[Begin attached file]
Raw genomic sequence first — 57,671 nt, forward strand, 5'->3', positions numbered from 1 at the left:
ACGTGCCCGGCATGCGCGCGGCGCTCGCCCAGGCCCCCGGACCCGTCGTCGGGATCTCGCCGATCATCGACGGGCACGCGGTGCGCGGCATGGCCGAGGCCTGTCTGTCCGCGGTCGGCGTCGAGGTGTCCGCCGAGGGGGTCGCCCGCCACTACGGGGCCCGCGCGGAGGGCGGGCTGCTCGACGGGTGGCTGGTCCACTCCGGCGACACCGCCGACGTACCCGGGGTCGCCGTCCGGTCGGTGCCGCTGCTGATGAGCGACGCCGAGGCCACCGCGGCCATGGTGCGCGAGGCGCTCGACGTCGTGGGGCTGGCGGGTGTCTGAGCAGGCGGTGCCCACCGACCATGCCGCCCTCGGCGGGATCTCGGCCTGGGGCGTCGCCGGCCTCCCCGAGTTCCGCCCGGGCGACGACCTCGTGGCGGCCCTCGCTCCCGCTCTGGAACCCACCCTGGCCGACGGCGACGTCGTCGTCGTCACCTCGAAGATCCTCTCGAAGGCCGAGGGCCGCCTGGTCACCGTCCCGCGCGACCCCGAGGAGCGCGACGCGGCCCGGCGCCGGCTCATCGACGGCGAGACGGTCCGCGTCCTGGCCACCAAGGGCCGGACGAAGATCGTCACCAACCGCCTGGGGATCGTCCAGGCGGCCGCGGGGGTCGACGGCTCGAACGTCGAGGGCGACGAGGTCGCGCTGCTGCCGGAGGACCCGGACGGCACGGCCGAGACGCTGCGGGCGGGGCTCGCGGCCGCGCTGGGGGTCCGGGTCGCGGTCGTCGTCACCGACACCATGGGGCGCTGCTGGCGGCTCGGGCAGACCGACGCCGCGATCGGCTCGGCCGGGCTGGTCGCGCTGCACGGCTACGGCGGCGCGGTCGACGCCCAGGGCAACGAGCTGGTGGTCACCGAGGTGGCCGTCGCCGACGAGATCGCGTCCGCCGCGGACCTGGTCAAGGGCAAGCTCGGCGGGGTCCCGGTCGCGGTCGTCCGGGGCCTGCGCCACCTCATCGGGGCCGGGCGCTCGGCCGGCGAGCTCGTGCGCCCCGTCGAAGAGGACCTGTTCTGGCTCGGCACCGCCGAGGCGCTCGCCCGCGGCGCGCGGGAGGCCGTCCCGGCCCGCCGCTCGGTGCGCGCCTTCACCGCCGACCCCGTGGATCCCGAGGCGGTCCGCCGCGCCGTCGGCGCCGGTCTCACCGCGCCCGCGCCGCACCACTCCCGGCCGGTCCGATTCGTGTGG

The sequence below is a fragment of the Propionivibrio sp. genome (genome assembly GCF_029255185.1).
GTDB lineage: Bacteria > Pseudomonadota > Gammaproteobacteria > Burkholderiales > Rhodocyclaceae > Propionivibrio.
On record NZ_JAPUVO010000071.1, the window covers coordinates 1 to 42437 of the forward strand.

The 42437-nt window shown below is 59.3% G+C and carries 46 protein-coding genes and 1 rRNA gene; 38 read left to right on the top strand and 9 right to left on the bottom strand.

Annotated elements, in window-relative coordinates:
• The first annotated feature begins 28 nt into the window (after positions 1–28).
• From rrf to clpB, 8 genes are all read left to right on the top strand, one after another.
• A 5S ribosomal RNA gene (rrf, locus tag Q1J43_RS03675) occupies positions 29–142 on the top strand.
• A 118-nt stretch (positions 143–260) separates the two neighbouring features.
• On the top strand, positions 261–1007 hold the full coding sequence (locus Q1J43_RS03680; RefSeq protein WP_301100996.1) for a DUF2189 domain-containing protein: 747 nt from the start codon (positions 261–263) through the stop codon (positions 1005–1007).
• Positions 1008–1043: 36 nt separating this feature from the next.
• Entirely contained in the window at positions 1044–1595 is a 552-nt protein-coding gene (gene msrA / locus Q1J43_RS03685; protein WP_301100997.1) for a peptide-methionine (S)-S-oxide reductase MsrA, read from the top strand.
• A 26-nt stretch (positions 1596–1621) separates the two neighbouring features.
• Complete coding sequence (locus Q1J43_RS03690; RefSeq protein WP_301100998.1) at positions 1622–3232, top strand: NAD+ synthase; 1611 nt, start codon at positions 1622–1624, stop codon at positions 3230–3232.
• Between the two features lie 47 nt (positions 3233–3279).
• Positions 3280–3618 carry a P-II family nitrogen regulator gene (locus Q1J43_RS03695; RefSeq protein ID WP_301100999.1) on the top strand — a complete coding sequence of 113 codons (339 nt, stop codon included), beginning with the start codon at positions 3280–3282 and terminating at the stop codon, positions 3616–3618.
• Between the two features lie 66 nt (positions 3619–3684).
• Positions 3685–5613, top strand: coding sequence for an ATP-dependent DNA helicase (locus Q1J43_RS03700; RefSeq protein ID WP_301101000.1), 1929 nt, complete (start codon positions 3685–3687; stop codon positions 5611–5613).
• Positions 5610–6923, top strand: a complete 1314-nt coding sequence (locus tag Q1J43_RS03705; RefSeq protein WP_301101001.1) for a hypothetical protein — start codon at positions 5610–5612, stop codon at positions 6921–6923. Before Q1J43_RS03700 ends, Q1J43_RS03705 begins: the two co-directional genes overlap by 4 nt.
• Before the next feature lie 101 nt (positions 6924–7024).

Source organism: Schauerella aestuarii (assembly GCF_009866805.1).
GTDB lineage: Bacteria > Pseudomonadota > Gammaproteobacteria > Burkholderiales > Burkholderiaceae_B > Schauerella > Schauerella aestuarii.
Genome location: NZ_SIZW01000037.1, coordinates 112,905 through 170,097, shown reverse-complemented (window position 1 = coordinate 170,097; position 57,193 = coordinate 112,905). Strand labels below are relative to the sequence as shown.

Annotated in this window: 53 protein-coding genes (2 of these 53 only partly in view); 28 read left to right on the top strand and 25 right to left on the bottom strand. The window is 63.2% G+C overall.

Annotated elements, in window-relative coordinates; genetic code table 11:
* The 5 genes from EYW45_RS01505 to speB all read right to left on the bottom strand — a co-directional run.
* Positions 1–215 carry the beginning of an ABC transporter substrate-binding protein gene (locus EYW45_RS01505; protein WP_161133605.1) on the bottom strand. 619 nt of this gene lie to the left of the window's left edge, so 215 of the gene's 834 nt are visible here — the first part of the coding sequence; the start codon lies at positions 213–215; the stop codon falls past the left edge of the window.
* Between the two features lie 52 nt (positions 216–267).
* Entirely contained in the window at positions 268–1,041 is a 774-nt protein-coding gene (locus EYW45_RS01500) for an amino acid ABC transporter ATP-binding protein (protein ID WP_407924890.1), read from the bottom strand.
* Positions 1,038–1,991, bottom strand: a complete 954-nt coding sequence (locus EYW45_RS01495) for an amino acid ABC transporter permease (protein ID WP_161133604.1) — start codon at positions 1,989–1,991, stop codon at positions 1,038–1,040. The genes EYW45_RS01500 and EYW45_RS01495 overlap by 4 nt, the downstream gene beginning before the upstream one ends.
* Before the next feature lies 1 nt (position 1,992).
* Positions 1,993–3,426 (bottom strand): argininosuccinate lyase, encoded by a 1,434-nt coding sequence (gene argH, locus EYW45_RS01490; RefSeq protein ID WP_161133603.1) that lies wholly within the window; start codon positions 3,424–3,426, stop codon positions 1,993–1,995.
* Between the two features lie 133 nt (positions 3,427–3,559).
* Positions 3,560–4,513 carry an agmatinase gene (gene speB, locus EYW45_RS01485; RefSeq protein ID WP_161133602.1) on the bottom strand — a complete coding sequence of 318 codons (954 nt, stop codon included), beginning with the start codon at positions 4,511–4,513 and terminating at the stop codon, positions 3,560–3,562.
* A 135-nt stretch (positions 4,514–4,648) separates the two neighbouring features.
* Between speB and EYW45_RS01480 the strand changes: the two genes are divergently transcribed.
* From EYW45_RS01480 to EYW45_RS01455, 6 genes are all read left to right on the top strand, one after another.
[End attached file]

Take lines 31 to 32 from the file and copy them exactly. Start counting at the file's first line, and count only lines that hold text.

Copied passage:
* Entirely contained in the window at positions 268–1,041 is a 774-nt protein-coding gene (locus EYW45_RS01500) for an amino acid ABC transporter ATP-binding protein (protein ID WP_407924890.1), read from the bottom strand.
* Positions 1,038–1,991, bottom strand: a complete 954-nt coding sequence (locus EYW45_RS01495) for an amino acid ABC transporter permease (protein ID WP_161133604.1) — start codon at positions 1,989–1,991, stop codon at positions 1,038–1,040. The genes EYW45_RS01500 and EYW45_RS01495 overlap by 4 nt, the downstream gene beginning before the upstream one ends.